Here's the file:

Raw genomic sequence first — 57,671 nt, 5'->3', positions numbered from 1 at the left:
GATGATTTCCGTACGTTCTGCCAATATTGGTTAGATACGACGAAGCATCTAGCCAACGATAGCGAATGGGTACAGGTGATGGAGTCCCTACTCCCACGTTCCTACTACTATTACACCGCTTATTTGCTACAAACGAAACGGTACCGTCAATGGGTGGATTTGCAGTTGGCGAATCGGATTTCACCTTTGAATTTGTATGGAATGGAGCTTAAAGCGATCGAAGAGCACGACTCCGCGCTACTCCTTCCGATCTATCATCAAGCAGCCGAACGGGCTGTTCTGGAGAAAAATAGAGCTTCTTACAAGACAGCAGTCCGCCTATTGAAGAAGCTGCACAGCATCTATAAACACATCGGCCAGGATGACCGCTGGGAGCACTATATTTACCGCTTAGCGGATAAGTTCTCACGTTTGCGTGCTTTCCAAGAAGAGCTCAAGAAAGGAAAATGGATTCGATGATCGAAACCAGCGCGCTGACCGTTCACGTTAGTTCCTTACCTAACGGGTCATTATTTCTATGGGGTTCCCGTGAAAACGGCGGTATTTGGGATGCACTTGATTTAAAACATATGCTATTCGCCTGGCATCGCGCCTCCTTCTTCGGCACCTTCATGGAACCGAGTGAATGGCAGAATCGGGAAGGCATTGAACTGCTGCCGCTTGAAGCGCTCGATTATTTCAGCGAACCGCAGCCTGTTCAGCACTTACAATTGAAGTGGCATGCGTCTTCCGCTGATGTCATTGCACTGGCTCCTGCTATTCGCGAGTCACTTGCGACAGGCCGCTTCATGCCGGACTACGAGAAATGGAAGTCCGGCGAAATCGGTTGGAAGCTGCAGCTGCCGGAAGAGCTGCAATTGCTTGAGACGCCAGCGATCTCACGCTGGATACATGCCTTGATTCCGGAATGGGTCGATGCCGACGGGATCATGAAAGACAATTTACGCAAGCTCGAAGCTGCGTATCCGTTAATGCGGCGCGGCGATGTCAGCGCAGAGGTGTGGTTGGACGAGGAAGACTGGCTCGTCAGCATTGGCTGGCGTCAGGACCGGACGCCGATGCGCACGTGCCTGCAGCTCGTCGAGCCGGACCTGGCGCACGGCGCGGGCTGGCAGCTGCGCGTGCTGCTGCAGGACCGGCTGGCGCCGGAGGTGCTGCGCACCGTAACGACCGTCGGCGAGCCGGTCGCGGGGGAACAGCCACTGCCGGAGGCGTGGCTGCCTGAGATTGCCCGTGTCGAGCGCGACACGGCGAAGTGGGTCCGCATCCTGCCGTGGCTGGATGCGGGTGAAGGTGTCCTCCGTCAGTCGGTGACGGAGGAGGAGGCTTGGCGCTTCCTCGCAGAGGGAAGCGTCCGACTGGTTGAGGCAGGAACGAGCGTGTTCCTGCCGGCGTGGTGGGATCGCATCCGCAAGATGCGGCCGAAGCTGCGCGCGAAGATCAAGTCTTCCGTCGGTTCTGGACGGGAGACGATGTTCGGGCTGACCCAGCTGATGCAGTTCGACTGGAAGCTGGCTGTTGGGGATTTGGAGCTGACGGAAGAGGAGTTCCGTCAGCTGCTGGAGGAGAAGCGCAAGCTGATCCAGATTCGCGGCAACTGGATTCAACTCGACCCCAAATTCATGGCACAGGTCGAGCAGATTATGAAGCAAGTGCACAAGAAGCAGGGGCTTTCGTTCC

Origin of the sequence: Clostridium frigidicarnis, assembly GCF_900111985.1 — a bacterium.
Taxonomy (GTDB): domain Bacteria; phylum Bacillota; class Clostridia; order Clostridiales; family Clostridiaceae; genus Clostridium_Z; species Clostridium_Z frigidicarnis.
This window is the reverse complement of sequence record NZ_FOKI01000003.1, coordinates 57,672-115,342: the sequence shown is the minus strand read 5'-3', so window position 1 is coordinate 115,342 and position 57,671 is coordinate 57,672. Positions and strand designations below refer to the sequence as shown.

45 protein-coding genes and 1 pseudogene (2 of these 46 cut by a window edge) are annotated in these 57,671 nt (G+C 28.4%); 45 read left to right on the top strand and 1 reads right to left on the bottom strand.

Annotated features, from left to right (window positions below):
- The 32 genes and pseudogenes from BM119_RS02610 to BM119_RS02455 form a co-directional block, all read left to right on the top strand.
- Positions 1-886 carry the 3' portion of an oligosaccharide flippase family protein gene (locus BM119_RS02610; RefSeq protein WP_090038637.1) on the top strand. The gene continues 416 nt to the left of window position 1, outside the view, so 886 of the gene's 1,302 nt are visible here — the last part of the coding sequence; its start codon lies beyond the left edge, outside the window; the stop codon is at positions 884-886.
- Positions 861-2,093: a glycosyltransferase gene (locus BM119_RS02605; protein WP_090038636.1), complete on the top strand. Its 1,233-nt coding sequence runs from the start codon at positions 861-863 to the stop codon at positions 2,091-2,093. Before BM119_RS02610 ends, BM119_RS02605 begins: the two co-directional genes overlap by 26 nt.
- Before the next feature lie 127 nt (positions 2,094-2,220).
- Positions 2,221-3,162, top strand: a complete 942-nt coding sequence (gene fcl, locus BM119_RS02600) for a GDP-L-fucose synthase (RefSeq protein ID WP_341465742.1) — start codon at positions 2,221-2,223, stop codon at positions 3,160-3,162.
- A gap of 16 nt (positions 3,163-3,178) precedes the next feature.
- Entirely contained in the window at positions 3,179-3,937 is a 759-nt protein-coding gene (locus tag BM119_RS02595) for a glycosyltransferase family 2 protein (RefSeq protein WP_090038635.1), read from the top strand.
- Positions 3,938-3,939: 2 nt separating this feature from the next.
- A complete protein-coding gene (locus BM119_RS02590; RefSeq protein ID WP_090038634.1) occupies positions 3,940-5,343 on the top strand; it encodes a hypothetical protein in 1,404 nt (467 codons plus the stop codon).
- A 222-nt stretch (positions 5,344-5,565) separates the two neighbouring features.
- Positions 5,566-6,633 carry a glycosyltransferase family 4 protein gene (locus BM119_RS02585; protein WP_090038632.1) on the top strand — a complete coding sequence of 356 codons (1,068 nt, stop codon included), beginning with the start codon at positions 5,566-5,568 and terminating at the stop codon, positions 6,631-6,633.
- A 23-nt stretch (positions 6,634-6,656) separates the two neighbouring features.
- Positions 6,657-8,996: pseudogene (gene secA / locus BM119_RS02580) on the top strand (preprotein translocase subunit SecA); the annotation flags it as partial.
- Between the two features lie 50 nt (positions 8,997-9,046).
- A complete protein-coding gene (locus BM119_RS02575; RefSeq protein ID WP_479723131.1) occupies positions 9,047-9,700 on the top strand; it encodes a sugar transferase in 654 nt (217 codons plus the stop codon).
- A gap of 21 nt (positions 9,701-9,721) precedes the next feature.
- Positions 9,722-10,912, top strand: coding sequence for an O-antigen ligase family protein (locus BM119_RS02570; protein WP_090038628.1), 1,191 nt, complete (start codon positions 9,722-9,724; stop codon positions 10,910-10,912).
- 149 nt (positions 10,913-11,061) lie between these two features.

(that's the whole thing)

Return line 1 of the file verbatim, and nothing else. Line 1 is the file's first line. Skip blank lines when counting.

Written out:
Raw genomic sequence first — 57,671 nt, 5'->3', positions numbered from 1 at the left: